“Buy a motorcycle for a happy married life,” is the tip from Christine Macauley who has been named in the inaugural Australian Businesswomen’s Network (ABN) 2014 Hall of Fame.
The director of Robbo’s Motorcycles, Canberra, says female riders are the fastest growing section of their business. “The number one reason is women are earning more money now,” she says. “They’ve now got a greater sense of achievement. Also, if their husbands are riding they will quite often prefer to ride than pillion. They want to share the sport with their husbands. So I say, buy a motorcycle for a happy married life.” Despite that, Christine has always pillioned behind husband Colin with whom she runs the business. “I’m happy to be a pillion. My sister has always ridden. I say to Col you’ve married the wrong sister.”
The ABN Hall of Fame officially launches tomorrow (Tuesday February 25) in the lead up to International Women’s Day on March 8 to honour 17 Australian female business owners who have been exemplary in their industries. ABN CEO Suzi Dafnis says Christine has had a key role alongside her husband in establishing and growing Robbo’s Motorcycles into a thriving business. “We wanted to raise awareness of the great things women are achieving in the motorcycle industry as well as providing other female entrepreneurs with great role models such as Christine,” she says.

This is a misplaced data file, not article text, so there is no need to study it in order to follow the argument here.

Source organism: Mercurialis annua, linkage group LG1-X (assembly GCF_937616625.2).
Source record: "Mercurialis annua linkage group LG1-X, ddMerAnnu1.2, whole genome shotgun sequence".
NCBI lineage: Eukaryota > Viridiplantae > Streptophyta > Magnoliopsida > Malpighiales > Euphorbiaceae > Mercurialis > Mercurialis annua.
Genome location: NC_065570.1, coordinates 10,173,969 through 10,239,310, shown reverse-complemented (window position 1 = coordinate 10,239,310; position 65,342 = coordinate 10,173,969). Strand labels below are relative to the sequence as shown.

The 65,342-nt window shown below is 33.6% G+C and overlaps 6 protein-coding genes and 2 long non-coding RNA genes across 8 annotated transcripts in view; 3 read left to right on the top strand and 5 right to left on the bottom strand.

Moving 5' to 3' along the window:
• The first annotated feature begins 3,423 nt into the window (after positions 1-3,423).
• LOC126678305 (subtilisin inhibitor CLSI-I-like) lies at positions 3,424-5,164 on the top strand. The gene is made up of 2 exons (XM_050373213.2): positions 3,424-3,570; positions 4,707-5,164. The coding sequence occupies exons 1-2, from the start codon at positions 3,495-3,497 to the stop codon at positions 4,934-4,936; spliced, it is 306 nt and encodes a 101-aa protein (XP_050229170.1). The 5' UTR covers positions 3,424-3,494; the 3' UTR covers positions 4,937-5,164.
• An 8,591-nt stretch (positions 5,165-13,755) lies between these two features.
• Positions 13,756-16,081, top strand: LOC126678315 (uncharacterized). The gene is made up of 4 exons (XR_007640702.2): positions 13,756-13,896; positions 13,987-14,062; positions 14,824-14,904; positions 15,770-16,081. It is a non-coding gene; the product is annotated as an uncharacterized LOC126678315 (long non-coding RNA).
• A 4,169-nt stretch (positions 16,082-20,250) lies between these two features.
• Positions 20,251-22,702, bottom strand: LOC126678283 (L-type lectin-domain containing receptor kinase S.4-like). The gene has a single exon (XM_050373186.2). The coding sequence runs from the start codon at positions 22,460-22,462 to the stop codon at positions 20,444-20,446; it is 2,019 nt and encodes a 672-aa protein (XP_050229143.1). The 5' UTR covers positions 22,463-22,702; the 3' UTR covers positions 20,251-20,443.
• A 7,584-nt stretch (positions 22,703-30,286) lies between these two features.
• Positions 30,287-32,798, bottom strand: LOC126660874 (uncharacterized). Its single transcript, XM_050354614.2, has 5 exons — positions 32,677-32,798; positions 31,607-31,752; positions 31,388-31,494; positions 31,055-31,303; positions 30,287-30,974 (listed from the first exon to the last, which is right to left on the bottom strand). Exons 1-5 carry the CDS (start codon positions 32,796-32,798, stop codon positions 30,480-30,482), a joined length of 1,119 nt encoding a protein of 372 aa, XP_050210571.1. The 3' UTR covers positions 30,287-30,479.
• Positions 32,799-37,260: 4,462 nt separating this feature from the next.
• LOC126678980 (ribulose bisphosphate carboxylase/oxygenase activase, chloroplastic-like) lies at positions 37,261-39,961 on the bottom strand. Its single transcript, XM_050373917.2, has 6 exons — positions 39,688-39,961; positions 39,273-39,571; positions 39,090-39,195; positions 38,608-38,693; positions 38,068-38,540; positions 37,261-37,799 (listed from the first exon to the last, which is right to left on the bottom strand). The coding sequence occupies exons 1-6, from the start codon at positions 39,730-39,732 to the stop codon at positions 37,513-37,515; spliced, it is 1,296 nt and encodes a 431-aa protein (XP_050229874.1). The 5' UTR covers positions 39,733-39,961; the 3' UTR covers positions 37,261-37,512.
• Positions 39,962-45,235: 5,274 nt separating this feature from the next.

Robbo’s Motorcycles began in the 1960s as a wreckers, was bought by the Mcauleys in 1977 and has expanded into a Harley-Davidson dealership selling 175 bikes a year. Christine is president of the Motor Traders Association in ACT and has been active on several other boards and community committees. This year she received a Member of the Order of Australia for services to small business in the ACT.
“I was born in an era when women were not encouraged to stand up and speak. My mother’s advice to me when I married my husband and business partner was to let him run the business and not take over any part of it. When asked how I gained Member of the Order of Australia I usually answer, ‘by not listening to my mother’,” she says.
Christine says the answer to getting more female riders is to create a safe and secure riding environment and to make women look good on a bike. “Safety and security is very important to women, so having safety courses is vital and so is providing good functioning riding clubs for them to ride in a safe environment. Guys don’t worry about safety so much.
“You also have to make women feel attractive on a bike. Fashion is huge with women. They like to look good. Fortunately, Harley-Davidson make such nice motorcycle clothes, with good fit. Women don’t want to look more bulky than they need to.”